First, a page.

Pocket-size 1931 American Austin

The Pick of the Day is a minuscule but stylish vehicle built in Pennsylvania

5
5908
austin
The coupe is attractively styled despite its tiny size

American Austin was a short-lived US automaker that produced tiny cars in Butler, Pennsylvania, after its founding in 1929 by British entrepreneur Sir Herbert Austin.  After going broke in 1935 during the throes of the Great Depression, the company was reborn as American Bantam.

The Pick of the Day is a 1931 American Austin coupe that looks something like a shrunken Ford, although it was styled by famed industrial designer Alexis de Sakhnoffsky, who imbued it with a small but undeniable presence.

austin

The idea here was to present American drivers with the kind of thrifty automobile that Europeans drove, minuscule vehicles that got terrific fuel mileage and were able to duck under the taxation rules of the day, which penalized larger engine displacement. 

The fact that American drivers faced no such taxes and that gasoline was cheap and plentiful did not deter the manufacturer. The Austin seemed to appeal to the public, though, which overwhelmed the small company with orders, at least until the economic turmoil took its toll on sales and tanked the enterprise.

Sitting on a 75-inch wheelbase with an overall length of 10 feet and weight of just over 1,100 pounds, the Austin coupe is powered by a 45 cid L-head inline-4 engine that musters a resounding 13 horsepower. 

RELATED:  Pick of the Day: 1969 Plymouth Road Runner drop top-- Meep-Meep!

“For what it lacks in speed and size, the little car is a little spitfire that is a joy to drive,” according to the Kentwood, Michigan, dealer advertising the coupe of ClassicCars.com. The dealer also advises the obvious caveat that “the little car won’t fit everyone.”

austin

“The car is finished in a beautiful navy blue over black fenders and features disc wheels on all four corners,” the seller notes. “Complementing the exterior is a soft cream-leather interior that despite being spartan feels top quality.”

The photos with the ad show a trim minicar in apparently decent condition, with some use-related patina but still presentable.  The door handle on the passenger side seems to be missing, and some Philistine replaced the shifter knob with a garishly ugly, bright-red Devil’s head.  That would need to be jettisoned even before the door handle is replaced.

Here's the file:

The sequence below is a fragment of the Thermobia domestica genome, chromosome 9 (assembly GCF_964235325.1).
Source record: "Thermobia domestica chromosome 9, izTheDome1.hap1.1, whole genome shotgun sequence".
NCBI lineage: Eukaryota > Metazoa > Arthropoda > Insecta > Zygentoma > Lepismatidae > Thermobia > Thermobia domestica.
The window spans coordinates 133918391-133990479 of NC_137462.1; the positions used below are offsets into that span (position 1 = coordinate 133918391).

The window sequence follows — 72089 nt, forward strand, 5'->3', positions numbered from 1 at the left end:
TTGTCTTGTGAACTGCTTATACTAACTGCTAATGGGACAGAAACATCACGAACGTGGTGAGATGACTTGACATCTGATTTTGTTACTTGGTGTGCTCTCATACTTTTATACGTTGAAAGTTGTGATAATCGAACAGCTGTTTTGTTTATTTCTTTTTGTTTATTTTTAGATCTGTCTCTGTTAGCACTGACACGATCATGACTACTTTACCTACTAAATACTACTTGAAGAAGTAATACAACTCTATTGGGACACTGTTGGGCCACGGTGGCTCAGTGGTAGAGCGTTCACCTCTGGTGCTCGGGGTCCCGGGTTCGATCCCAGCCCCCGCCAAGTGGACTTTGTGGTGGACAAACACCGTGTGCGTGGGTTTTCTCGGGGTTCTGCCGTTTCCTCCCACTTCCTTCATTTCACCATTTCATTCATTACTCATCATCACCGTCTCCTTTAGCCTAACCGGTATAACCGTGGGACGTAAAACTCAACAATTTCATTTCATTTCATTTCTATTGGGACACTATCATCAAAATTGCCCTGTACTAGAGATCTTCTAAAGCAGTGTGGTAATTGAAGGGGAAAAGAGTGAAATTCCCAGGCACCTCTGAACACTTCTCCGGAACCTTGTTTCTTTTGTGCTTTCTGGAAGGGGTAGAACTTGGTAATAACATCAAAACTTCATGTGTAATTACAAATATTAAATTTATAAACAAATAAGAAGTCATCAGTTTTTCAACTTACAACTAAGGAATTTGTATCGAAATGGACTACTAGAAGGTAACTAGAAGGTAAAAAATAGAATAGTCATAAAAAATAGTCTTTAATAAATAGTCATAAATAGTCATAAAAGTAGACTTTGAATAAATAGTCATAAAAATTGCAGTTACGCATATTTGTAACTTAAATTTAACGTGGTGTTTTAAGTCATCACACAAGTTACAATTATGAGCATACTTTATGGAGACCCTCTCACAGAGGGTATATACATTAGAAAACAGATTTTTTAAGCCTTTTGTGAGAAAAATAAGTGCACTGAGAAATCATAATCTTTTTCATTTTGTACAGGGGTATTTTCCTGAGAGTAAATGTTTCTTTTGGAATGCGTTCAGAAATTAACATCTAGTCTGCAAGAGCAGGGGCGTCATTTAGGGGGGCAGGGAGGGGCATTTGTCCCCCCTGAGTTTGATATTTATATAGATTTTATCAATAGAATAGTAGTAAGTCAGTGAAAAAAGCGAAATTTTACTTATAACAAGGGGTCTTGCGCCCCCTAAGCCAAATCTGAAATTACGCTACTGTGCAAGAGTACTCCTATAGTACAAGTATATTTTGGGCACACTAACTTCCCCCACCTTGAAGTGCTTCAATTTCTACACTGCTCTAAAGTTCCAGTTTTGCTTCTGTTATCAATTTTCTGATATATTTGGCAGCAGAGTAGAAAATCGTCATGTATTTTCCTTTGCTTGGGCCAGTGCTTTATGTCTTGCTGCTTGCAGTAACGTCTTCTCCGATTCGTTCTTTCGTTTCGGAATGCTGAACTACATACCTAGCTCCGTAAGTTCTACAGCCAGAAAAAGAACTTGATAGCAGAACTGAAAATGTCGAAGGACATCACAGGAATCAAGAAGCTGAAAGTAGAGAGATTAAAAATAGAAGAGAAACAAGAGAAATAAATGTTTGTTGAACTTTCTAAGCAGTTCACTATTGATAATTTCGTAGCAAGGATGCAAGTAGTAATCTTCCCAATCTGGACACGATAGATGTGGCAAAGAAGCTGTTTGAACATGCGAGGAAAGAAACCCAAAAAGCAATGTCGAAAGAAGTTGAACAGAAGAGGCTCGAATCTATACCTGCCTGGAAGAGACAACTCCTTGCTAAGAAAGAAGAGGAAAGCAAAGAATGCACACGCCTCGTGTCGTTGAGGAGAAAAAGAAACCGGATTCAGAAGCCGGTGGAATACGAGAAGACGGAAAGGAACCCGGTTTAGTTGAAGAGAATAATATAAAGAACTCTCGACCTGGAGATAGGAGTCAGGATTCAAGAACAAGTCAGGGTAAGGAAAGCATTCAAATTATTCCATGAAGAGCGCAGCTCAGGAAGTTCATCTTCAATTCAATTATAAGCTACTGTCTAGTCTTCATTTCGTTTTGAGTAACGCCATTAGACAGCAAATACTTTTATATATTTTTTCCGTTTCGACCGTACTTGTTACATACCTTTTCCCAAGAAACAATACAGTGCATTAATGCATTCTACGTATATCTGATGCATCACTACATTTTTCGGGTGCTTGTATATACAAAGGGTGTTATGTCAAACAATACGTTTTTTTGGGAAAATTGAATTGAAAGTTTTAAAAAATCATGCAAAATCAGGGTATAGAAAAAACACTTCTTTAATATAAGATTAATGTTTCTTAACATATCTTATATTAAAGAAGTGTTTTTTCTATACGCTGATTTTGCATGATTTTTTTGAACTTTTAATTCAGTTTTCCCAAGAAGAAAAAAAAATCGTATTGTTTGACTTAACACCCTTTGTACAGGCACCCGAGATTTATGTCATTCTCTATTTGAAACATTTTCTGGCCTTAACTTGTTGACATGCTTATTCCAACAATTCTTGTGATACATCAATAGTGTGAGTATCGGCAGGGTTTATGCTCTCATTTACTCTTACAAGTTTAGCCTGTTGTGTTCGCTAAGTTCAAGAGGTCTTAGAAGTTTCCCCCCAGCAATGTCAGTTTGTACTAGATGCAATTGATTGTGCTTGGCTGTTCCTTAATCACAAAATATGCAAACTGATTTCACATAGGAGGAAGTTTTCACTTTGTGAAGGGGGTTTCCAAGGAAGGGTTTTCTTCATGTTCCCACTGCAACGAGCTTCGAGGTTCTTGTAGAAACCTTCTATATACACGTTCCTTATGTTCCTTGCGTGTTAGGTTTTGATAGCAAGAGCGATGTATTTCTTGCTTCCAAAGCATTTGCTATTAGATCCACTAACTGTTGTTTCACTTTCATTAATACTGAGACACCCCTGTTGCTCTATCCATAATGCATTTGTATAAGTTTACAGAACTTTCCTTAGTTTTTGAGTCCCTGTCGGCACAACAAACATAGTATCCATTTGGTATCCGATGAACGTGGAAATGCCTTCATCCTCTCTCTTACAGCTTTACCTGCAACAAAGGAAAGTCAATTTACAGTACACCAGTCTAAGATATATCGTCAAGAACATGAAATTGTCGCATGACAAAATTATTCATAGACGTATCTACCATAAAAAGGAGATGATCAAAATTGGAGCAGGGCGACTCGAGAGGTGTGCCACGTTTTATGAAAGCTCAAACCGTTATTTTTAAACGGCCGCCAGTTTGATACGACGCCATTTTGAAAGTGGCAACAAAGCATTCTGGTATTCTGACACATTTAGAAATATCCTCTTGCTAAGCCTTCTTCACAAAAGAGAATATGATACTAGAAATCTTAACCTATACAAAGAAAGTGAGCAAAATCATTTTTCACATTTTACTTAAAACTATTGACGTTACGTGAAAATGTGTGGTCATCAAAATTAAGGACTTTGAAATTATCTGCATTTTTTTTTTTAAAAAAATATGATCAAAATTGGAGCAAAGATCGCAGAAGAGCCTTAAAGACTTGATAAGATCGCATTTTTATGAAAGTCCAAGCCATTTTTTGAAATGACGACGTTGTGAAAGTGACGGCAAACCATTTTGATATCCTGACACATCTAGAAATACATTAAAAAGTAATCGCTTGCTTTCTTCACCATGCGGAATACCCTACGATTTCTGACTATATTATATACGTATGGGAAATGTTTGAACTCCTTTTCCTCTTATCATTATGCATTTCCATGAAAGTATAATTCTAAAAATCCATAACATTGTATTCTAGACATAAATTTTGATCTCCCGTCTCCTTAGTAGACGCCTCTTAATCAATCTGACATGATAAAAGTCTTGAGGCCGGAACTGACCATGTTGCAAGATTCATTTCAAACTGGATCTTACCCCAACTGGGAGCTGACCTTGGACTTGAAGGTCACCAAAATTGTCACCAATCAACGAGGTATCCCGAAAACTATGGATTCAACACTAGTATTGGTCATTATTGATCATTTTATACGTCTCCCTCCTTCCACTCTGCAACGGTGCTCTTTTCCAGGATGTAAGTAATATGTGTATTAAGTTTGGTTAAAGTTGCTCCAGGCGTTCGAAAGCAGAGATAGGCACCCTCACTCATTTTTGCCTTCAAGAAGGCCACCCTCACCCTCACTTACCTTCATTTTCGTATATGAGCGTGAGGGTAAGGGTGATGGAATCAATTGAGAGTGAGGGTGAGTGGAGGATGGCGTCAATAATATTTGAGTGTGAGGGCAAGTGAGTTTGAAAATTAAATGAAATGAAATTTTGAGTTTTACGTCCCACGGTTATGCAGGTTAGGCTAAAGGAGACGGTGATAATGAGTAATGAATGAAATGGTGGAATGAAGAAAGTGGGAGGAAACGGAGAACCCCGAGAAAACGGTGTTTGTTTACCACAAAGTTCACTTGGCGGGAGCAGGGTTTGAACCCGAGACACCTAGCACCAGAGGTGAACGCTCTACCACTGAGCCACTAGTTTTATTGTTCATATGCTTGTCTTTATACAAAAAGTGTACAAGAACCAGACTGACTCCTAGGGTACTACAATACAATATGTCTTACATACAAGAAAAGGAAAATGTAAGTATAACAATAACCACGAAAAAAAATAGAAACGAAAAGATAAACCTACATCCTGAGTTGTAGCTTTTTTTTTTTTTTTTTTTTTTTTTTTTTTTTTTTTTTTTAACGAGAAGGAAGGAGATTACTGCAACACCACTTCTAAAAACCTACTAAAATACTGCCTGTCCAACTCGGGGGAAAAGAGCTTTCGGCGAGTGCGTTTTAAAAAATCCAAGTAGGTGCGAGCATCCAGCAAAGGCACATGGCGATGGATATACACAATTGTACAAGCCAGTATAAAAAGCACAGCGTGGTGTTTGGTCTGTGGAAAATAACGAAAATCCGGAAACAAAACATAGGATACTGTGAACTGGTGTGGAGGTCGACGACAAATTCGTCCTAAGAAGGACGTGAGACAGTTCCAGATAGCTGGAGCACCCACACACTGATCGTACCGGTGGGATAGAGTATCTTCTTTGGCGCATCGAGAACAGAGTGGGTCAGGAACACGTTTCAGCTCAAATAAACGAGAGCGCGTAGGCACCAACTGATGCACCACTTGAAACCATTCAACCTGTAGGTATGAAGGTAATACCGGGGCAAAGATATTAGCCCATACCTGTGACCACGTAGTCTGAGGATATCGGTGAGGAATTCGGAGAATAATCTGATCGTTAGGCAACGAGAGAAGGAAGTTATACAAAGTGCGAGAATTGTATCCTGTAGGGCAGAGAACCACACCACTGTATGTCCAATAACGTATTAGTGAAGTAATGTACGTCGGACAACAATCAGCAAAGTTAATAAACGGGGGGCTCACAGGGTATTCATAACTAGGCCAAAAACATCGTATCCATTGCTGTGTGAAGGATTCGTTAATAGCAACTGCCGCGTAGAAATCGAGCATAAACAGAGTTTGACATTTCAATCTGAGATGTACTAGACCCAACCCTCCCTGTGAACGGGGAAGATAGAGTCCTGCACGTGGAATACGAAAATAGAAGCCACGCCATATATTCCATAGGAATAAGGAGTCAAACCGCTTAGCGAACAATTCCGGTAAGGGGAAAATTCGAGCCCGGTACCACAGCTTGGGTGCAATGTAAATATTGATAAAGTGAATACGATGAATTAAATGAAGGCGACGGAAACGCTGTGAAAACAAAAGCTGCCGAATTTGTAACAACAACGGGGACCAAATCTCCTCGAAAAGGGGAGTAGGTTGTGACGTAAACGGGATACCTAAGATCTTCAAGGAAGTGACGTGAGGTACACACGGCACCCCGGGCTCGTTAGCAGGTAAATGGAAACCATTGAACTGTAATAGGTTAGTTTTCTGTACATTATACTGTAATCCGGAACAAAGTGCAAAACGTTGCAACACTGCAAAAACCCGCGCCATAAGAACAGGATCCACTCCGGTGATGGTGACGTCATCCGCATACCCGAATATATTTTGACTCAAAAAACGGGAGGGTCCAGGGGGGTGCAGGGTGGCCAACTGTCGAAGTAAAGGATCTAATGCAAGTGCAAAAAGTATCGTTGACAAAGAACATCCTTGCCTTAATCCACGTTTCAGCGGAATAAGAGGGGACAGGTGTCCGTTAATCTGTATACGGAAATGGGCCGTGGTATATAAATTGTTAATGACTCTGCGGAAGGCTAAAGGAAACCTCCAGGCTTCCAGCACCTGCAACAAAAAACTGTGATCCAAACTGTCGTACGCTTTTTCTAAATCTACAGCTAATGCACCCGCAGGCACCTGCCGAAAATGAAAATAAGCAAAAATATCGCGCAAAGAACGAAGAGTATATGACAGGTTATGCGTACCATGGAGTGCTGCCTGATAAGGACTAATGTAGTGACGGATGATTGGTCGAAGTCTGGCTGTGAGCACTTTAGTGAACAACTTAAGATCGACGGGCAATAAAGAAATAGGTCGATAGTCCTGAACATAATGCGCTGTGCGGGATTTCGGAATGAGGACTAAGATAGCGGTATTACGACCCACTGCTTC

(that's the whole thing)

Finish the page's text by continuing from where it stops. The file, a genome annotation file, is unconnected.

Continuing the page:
austin

The asking price for this small and unusual American Austin is also diminutive, at $12,900.  The possible downside would be fending off a constant barrage of clown-car comments.

To view this listing on ClassicCars.com, see Pick of the Day

Advertisement
Bob Golfen is a longtime automotive writer and editor, focusing on new vehicles, collector cars, car culture and the automotive lifestyle. He is the former automotive writer and editor for The Arizona Republic and SPEED.com, the website for the SPEED motorsports channel. He has written free-lance articles for a number of publications, including Autoweek, The New York Times and Barrett-Jackson auction catalogs. A collector car enthusiast with a wide range of knowledge about the old cars that we all love and desire, Bob enjoys tinkering with archaic machinery. His current obsession is a 1962 Porsche 356 Super coupe.

5 COMMENTS

  1. Good morning.

    Very intrested in this car. But, I do not want the car to Norway before August.

    Two questions;
    1. Can you aske for a shipping price to Norway. The best is if it’s possible to Stavanger, but also Oslo/Drammen is OK.
    2. What amount regarding down payment, the rest before you send the car.

    Thank you, Leidulf.

  2. I love these little cars. I first saw one in Snohomish, Washington in or around 1980. It belonged to the fire department. These are very cool two person cars. Agree with the Philistine statement( made me laugh) that that red devil shift knob has got to go. You may ship this car to me C.O.D. Payable over the next ten years.
    God bless America

  3. Hi
    I filled out one of these a few weeks ago.

    Single I haven’t heard from you, does that mean you are not interested in buying my car?

    Thank you.

LEAVE A REPLY

Please enter your comment!
Please enter your name here